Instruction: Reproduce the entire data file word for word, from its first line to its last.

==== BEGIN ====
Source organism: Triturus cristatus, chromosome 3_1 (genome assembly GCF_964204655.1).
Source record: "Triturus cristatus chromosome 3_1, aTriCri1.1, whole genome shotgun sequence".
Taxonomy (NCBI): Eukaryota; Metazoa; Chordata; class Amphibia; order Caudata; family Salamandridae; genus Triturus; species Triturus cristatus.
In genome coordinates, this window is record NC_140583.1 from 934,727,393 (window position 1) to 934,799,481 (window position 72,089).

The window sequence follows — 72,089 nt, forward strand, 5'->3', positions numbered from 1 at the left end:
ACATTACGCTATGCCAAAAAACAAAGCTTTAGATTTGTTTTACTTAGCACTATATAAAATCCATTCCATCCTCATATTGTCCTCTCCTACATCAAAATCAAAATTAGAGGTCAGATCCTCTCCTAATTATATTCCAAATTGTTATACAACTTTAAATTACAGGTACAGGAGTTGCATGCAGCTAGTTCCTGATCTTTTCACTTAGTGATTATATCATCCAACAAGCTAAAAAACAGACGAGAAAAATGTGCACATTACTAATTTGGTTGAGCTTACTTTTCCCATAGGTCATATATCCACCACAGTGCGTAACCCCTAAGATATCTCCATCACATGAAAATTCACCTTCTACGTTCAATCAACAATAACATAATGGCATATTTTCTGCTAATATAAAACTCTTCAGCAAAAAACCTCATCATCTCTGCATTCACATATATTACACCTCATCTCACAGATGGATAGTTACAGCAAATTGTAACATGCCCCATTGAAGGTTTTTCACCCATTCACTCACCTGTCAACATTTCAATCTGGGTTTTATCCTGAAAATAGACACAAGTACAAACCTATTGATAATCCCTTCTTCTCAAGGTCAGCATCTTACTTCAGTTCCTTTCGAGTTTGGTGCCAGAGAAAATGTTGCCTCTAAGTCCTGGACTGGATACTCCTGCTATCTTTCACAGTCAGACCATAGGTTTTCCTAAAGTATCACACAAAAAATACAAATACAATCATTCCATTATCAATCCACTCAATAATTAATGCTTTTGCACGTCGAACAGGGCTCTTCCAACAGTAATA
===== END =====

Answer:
Source organism: Triturus cristatus, chromosome 3_1 (genome assembly GCF_964204655.1).
Source record: "Triturus cristatus chromosome 3_1, aTriCri1.1, whole genome shotgun sequence".
Taxonomy (NCBI): Eukaryota; Metazoa; Chordata; class Amphibia; order Caudata; family Salamandridae; genus Triturus; species Triturus cristatus.
In genome coordinates, this window is record NC_140583.1 from 934,727,393 (window position 1) to 934,799,481 (window position 72,089).

The window sequence follows — 72,089 nt, forward strand, 5'->3', positions numbered from 1 at the left end:
ACATTACGCTATGCCAAAAAACAAAGCTTTAGATTTGTTTTACTTAGCACTATATAAAATCCATTCCATCCTCATATTGTCCTCTCCTACATCAAAATCAAAATTAGAGGTCAGATCCTCTCCTAATTATATTCCAAATTGTTATACAACTTTAAATTACAGGTACAGGAGTTGCATGCAGCTAGTTCCTGATCTTTTCACTTAGTGATTATATCATCCAACAAGCTAAAAAACAGACGAGAAAAATGTGCACATTACTAATTTGGTTGAGCTTACTTTTCCCATAGGTCATATATCCACCACAGTGCGTAACCCCTAAGATATCTCCATCACATGAAAATTCACCTTCTACGTTCAATCAACAATAACATAATGGCATATTTTCTGCTAATATAAAACTCTTCAGCAAAAAACCTCATCATCTCTGCATTCACATATATTACACCTCATCTCACAGATGGATAGTTACAGCAAATTGTAACATGCCCCATTGAAGGTTTTTCACCCATTCACTCACCTGTCAACATTTCAATCTGGGTTTTATCCTGAAAATAGACACAAGTACAAACCTATTGATAATCCCTTCTTCTCAAGGTCAGCATCTTACTTCAGTTCCTTTCGAGTTTGGTGCCAGAGAAAATGTTGCCTCTAAGTCCTGGACTGGATACTCCTGCTATCTTTCACAGTCAGACCATAGGTTTTCCTAAAGTATCACACAAAAAATACAAATACAATCATTCCATTATCAATCCACTCAATAATTAATGCTTTTGCACGTCGAACAGGGCTCTTCCAACAGTAATA